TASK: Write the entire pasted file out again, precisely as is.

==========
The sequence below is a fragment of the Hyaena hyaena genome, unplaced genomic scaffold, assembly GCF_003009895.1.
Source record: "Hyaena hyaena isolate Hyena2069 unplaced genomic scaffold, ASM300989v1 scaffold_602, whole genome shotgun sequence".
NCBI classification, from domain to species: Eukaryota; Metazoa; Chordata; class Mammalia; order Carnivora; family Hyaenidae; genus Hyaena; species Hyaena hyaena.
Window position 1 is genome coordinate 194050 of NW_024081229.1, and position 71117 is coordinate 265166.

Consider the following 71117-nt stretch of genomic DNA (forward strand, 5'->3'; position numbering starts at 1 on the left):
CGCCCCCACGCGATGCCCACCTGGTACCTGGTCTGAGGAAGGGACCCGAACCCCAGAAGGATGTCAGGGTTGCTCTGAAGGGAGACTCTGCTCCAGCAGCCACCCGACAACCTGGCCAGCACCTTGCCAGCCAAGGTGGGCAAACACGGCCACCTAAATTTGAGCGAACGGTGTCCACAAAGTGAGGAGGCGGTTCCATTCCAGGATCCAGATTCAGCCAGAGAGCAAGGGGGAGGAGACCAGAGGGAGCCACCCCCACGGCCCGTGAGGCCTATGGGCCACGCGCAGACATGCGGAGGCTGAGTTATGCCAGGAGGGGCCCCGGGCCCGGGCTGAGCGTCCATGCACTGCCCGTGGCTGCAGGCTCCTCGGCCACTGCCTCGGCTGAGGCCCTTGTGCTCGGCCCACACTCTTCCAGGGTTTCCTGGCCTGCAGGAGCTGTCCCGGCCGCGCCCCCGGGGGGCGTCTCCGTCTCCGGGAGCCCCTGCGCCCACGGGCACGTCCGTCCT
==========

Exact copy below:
The sequence below is a fragment of the Hyaena hyaena genome, unplaced genomic scaffold, assembly GCF_003009895.1.
Source record: "Hyaena hyaena isolate Hyena2069 unplaced genomic scaffold, ASM300989v1 scaffold_602, whole genome shotgun sequence".
NCBI classification, from domain to species: Eukaryota; Metazoa; Chordata; class Mammalia; order Carnivora; family Hyaenidae; genus Hyaena; species Hyaena hyaena.
Window position 1 is genome coordinate 194050 of NW_024081229.1, and position 71117 is coordinate 265166.

Consider the following 71117-nt stretch of genomic DNA (forward strand, 5'->3'; position numbering starts at 1 on the left):
CGCCCCCACGCGATGCCCACCTGGTACCTGGTCTGAGGAAGGGACCCGAACCCCAGAAGGATGTCAGGGTTGCTCTGAAGGGAGACTCTGCTCCAGCAGCCACCCGACAACCTGGCCAGCACCTTGCCAGCCAAGGTGGGCAAACACGGCCACCTAAATTTGAGCGAACGGTGTCCACAAAGTGAGGAGGCGGTTCCATTCCAGGATCCAGATTCAGCCAGAGAGCAAGGGGGAGGAGACCAGAGGGAGCCACCCCCACGGCCCGTGAGGCCTATGGGCCACGCGCAGACATGCGGAGGCTGAGTTATGCCAGGAGGGGCCCCGGGCCCGGGCTGAGCGTCCATGCACTGCCCGTGGCTGCAGGCTCCTCGGCCACTGCCTCGGCTGAGGCCCTTGTGCTCGGCCCACACTCTTCCAGGGTTTCCTGGCCTGCAGGAGCTGTCCCGGCCGCGCCCCCGGGGGGCGTCTCCGTCTCCGGGAGCCCCTGCGCCCACGGGCACGTCCGTCCT